An adult isn’t just a big cell. A big zygote.
Adding small, imperceptible changes (at the time) produces a big change at the end.
Who you are now is not who you will be; who you are now is not even like who you will be; you will be a completely different person in ten years; most of your cells and even your personality will be completely different. But you won’t notice the difference until you compare big chunks of time. You can’t notice — not even if you wanted to. We suck like that.
A person who knows one kanji and a person who knows two thousand are not the same person. They’re not even the same type of person. But it all happened just one kanji component at a time, five to ten kanji a day. That’s the weird part. The steps are small — IRL, they’re almost pathetically small. But the change is big. The sum is big.
Quantitative changes produce qualitative changes. Quantity is quality. An SD card isn’t like 64,000 3.5-inch floppy disks; it is something else.
You thought that the destination was easy and the path was hard. You thought that you would struggle and stumble and (if Richard Dawkins smiled on you), you would reach the Promised Land. Well, I am here to tell you that that is all a lie; I am here to tell you that the path is easy and the destination is beyond your imagination. Because, as Jim Rohn so famously and eloquently put it: “the things that are easy to do are also easy not to do”.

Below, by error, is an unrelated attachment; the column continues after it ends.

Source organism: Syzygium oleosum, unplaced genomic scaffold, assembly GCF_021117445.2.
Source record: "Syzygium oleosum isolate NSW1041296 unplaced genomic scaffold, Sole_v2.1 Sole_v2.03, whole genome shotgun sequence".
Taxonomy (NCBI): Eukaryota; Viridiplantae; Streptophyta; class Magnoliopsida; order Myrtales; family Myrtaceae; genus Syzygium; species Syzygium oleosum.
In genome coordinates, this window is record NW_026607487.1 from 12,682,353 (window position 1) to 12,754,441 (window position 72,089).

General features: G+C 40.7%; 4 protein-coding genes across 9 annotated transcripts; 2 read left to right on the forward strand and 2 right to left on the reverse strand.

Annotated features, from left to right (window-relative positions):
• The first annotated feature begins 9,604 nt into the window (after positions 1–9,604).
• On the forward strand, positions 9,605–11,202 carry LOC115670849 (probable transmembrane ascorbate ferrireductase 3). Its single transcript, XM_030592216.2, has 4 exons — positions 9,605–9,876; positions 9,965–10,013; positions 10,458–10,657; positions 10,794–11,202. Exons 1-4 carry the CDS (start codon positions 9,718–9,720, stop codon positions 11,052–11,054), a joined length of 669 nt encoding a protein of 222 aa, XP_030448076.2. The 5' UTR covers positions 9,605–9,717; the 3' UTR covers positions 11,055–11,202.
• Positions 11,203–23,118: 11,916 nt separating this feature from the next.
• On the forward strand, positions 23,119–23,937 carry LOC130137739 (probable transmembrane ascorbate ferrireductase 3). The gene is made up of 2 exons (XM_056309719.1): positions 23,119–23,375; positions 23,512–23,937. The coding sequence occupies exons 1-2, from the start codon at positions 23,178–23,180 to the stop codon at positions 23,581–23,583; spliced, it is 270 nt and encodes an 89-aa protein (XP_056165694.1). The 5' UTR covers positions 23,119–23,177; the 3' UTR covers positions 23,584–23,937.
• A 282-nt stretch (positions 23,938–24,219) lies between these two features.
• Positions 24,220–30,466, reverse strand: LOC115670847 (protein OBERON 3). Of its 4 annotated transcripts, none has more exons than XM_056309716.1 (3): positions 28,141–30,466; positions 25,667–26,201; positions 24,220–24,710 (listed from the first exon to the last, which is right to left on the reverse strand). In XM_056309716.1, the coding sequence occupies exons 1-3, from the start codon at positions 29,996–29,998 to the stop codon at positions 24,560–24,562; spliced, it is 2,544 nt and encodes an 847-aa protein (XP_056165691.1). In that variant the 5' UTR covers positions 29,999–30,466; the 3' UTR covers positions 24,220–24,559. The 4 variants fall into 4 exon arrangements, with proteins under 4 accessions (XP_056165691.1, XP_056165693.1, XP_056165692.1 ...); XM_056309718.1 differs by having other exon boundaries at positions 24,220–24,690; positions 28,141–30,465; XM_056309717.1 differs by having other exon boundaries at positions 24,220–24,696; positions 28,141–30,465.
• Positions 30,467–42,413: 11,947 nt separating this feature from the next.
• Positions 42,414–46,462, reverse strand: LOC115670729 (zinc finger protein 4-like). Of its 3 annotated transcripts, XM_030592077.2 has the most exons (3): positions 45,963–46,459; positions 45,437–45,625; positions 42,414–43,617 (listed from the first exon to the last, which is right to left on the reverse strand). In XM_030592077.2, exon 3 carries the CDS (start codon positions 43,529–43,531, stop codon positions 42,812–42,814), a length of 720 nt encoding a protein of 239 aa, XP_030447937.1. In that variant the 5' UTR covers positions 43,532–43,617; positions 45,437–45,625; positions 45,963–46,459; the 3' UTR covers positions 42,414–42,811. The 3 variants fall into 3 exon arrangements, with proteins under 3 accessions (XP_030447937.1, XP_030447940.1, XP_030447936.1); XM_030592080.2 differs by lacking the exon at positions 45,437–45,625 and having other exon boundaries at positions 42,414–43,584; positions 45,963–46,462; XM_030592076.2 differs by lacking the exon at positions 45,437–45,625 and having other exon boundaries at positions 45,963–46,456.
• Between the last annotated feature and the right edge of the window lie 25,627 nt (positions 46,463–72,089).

The path of getting used to language is so easy that you are confused. It’s so easy that you can’t wrap your head around it; it’s too simple for your intelligence to grasp; it’s like trying to hold a ball bearing in your hand — it’s too easy; it’s so easy that you’re likely to drop it; it’s like when you’re nice to a girl who’s used to being abused — it just doesn’t compute. But it is what it is.
You can’t wrap your head around how a chain of easy things can make it so you can do things with your eyes and ears and lips that don’t seem easy to people; it seems to you like things should be alike, like the path should at least feel like the destination 1. Well, no. You will feel dry the whole time, but you’ll be dripping wet when you get there — when you get (to your new) home. And that’s weird, I know.
And I’ve told you nothing new, but hopefully I’ve told you something old in a new enough way to be of help. I don’t know. But I’ll keep writing anyway and one of these days one of these won’t suck 😉 .
- (there’s lots of self-similarity (scale invariance) in nature, so this intuition is not always unwarranted) ↩